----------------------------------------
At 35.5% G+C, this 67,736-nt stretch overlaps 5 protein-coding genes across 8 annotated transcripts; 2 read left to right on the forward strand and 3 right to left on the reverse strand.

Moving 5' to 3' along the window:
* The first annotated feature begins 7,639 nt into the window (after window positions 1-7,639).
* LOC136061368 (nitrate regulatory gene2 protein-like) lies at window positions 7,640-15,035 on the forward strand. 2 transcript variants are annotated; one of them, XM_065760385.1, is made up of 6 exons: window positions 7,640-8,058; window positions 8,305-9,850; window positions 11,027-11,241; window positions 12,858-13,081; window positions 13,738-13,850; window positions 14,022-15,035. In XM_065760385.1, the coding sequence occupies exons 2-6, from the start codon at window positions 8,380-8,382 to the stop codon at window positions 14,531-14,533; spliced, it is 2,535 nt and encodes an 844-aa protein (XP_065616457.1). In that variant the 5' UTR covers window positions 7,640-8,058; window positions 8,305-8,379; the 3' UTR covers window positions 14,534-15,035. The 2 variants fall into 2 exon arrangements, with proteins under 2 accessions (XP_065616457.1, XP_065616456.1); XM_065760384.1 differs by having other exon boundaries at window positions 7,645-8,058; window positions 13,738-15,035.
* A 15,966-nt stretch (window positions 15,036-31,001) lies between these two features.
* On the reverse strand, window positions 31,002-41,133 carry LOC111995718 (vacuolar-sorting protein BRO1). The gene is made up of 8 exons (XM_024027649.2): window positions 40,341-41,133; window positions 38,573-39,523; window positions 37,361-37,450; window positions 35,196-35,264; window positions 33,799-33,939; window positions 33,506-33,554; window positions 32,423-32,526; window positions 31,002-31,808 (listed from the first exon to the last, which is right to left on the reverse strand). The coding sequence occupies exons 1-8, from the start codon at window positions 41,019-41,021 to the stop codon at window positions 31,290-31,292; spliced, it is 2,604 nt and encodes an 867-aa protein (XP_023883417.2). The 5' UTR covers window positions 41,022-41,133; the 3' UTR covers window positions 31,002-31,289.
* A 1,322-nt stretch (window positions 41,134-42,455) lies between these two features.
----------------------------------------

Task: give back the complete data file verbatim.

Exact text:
At 35.5% G+C, this 67,736-nt stretch overlaps 5 protein-coding genes across 8 annotated transcripts; 2 read left to right on the forward strand and 3 right to left on the reverse strand.

Moving 5' to 3' along the window:
* The first annotated feature begins 7,639 nt into the window (after window positions 1-7,639).
* LOC136061368 (nitrate regulatory gene2 protein-like) lies at window positions 7,640-15,035 on the forward strand. 2 transcript variants are annotated; one of them, XM_065760385.1, is made up of 6 exons: window positions 7,640-8,058; window positions 8,305-9,850; window positions 11,027-11,241; window positions 12,858-13,081; window positions 13,738-13,850; window positions 14,022-15,035. In XM_065760385.1, the coding sequence occupies exons 2-6, from the start codon at window positions 8,380-8,382 to the stop codon at window positions 14,531-14,533; spliced, it is 2,535 nt and encodes an 844-aa protein (XP_065616457.1). In that variant the 5' UTR covers window positions 7,640-8,058; window positions 8,305-8,379; the 3' UTR covers window positions 14,534-15,035. The 2 variants fall into 2 exon arrangements, with proteins under 2 accessions (XP_065616457.1, XP_065616456.1); XM_065760384.1 differs by having other exon boundaries at window positions 7,645-8,058; window positions 13,738-15,035.
* A 15,966-nt stretch (window positions 15,036-31,001) lies between these two features.
* On the reverse strand, window positions 31,002-41,133 carry LOC111995718 (vacuolar-sorting protein BRO1). The gene is made up of 8 exons (XM_024027649.2): window positions 40,341-41,133; window positions 38,573-39,523; window positions 37,361-37,450; window positions 35,196-35,264; window positions 33,799-33,939; window positions 33,506-33,554; window positions 32,423-32,526; window positions 31,002-31,808 (listed from the first exon to the last, which is right to left on the reverse strand). The coding sequence occupies exons 1-8, from the start codon at window positions 41,019-41,021 to the stop codon at window positions 31,290-31,292; spliced, it is 2,604 nt and encodes an 867-aa protein (XP_023883417.2). The 5' UTR covers window positions 41,022-41,133; the 3' UTR covers window positions 31,002-31,289.
* A 1,322-nt stretch (window positions 41,134-42,455) lies between these two features.